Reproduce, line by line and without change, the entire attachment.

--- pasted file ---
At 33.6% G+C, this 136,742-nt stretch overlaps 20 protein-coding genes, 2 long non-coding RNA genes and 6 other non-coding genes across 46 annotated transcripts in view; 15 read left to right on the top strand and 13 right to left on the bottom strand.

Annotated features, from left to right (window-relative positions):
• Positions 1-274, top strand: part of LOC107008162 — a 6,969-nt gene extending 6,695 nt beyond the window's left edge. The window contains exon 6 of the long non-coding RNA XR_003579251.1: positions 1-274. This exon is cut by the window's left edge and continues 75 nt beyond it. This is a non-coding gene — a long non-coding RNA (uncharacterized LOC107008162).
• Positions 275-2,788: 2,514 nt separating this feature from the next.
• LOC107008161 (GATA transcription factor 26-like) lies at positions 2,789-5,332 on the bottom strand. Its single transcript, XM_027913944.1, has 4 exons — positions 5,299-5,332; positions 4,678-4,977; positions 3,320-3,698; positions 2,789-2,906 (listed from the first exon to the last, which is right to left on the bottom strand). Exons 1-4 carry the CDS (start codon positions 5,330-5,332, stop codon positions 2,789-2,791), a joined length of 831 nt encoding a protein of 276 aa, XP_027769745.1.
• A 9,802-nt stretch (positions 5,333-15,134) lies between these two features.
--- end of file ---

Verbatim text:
At 33.6% G+C, this 136,742-nt stretch overlaps 20 protein-coding genes, 2 long non-coding RNA genes and 6 other non-coding genes across 46 annotated transcripts in view; 15 read left to right on the top strand and 13 right to left on the bottom strand.

Annotated features, from left to right (window-relative positions):
• Positions 1-274, top strand: part of LOC107008162 — a 6,969-nt gene extending 6,695 nt beyond the window's left edge. The window contains exon 6 of the long non-coding RNA XR_003579251.1: positions 1-274. This exon is cut by the window's left edge and continues 75 nt beyond it. This is a non-coding gene — a long non-coding RNA (uncharacterized LOC107008162).
• Positions 275-2,788: 2,514 nt separating this feature from the next.
• LOC107008161 (GATA transcription factor 26-like) lies at positions 2,789-5,332 on the bottom strand. Its single transcript, XM_027913944.1, has 4 exons — positions 5,299-5,332; positions 4,678-4,977; positions 3,320-3,698; positions 2,789-2,906 (listed from the first exon to the last, which is right to left on the bottom strand). Exons 1-4 carry the CDS (start codon positions 5,330-5,332, stop codon positions 2,789-2,791), a joined length of 831 nt encoding a protein of 276 aa, XP_027769745.1.
• A 9,802-nt stretch (positions 5,333-15,134) lies between these two features.